• Kyndall Cunningham

Why is Chris Pine in the 'Wonder Woman' sequel?

Updated: Jun 23, 2019

Photo Courtesy: Dailysuperheroes

In our current pop culture landscape, overstuffed with superheroes and classic action reboots, it's hard to imagine a white blockbuster that doesn't involve a hot Chris. While Chris Hemsworth, Chris Evans and Chris Pratt have all nestled into the billion-dollar realm of the Marvel Cinematic Universe, Chris Pine has been captaining (no pun intended) the J.J. Abrams-helmed Star Trek film franchise for almost a decade now with critical and financial success. And yet, by the inevitability of Hollywood’s handsome, white dude formula, he found his way into the DC Extended Universe alongside the first female-led superhero film in over a decade, Wonder Woman.

In the film, released in 2017, Pine plays Steve Trevor, an American pilot caught up in World War I who curiously crashes his plane in Themyscira, meets Diana Prince A.K.A Wonder Woman and travels back with her to Europe to stop the release of a deadly gas by an evil German scientist. Steve, along with a straggly group of male ancillaries, provides some necessary comic relief, as well as a human lens for the audience. He’s also Wonder Woman's love interest.

But despite the fact that Steve dies heroically in the third act of the film by detonating a bomber, he somehow shows up in the film’s upcoming sequel, Wonder Woman 1984. Because what’s a big-budget action film without a charismatic, male lead? Presumably, a disaster.

On June 13, the film’s director Patty Jenkins posted a photo on Twitter of Pine standing in a retro-looking mall sporting a chic ‘80s tracksuit with the caption “Welcome to WONDER WOMAN 1984, Steve Trevor! #WW84.” News of Pine’s reemergence sent media outlets and social media users into a frenzy, speculating the ways Steve could return from the dead and why the franchise was in such a hurry to bring him back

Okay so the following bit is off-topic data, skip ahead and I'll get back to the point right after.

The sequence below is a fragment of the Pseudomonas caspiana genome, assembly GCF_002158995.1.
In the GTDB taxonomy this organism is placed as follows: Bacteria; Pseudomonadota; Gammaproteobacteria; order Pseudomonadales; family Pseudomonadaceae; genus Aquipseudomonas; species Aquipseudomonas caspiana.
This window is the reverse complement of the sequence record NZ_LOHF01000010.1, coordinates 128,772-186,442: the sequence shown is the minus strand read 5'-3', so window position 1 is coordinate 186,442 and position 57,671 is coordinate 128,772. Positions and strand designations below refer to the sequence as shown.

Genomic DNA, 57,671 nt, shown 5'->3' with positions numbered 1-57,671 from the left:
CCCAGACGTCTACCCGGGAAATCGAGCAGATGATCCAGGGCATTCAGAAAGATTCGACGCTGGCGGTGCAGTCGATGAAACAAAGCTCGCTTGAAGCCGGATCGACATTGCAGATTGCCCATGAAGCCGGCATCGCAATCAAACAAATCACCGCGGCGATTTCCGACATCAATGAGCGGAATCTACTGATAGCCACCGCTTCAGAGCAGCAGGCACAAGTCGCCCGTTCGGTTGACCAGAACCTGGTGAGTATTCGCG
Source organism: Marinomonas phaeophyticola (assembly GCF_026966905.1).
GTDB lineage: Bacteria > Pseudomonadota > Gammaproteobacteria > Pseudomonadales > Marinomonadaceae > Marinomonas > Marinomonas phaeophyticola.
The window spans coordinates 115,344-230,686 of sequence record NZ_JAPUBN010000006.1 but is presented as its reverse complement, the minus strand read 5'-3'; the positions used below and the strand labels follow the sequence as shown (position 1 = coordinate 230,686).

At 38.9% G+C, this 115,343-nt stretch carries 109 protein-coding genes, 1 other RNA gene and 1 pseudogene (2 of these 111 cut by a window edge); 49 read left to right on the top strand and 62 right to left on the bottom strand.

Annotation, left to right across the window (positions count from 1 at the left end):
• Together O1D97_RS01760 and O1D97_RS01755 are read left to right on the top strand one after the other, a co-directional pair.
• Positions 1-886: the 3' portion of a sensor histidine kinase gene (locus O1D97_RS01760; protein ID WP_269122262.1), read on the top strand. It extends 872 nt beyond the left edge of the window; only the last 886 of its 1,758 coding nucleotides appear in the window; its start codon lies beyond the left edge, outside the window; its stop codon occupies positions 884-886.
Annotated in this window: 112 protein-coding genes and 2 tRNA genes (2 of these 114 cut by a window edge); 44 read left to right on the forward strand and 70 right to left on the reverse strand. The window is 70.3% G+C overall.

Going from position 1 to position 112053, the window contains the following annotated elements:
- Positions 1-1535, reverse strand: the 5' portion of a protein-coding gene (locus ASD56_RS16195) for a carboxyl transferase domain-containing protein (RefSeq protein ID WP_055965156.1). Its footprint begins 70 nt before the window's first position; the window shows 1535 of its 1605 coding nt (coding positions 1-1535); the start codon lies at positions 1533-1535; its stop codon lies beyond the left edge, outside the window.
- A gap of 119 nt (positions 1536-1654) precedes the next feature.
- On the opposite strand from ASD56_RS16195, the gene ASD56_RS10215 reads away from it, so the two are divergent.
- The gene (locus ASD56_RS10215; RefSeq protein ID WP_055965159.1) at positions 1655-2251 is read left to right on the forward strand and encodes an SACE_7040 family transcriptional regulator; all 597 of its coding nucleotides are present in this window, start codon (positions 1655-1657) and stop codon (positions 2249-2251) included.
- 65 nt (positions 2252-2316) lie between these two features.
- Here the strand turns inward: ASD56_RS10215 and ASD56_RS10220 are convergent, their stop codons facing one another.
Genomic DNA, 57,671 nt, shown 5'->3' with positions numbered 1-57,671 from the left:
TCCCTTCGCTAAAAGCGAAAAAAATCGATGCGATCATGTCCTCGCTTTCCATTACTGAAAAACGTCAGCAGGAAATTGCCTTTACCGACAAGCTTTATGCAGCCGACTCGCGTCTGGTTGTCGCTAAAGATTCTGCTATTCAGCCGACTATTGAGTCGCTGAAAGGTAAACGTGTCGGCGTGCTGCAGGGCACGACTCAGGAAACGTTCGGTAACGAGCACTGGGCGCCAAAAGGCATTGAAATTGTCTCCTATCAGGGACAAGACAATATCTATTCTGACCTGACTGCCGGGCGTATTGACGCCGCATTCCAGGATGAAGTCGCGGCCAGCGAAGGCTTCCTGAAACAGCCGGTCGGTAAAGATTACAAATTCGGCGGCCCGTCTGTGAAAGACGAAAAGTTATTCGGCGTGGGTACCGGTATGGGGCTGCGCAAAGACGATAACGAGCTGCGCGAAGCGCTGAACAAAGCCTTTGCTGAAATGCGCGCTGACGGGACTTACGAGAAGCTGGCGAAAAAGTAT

We all know that anything is possible in the realm of cinema. The resurrection of comic book characters, whether they be heroes or villains, is a principle of the genre, especially if they’re fan favorites (look to Loki from the Thor movies.) Yet, Pine’s speedy return to the franchise reflects a broader issue of female representation in big-budget filmmaking and the need for a male point-of-view in women’s stories.

According to a study by USC, there were “on average 2.3 male characters for every woman” in 900 top films from 2007 to 2016. Those numbers aren’t surprising. Even high-grossing films that boast “strong” female protagonists like The Hunger Games, Harry Potter, Divergent and the recent Star Wars installments provide a cushion of supporting male characters. And as result, the majority of the dialogue typically goes to them. Take Star Wars: The Force Awakens. Daisy Ridley comprises a main role, yet women only provide 28% of the film’s dialogue. And in Rogue One, starring Felicity Jones, that number dwindles to 17%. The same goes for The Hunger Games. While the story’s protagonist Katniss Everdeen, played by Jennifer Lawrence, has the most individual dialogue, male characters do the majority of the speaking.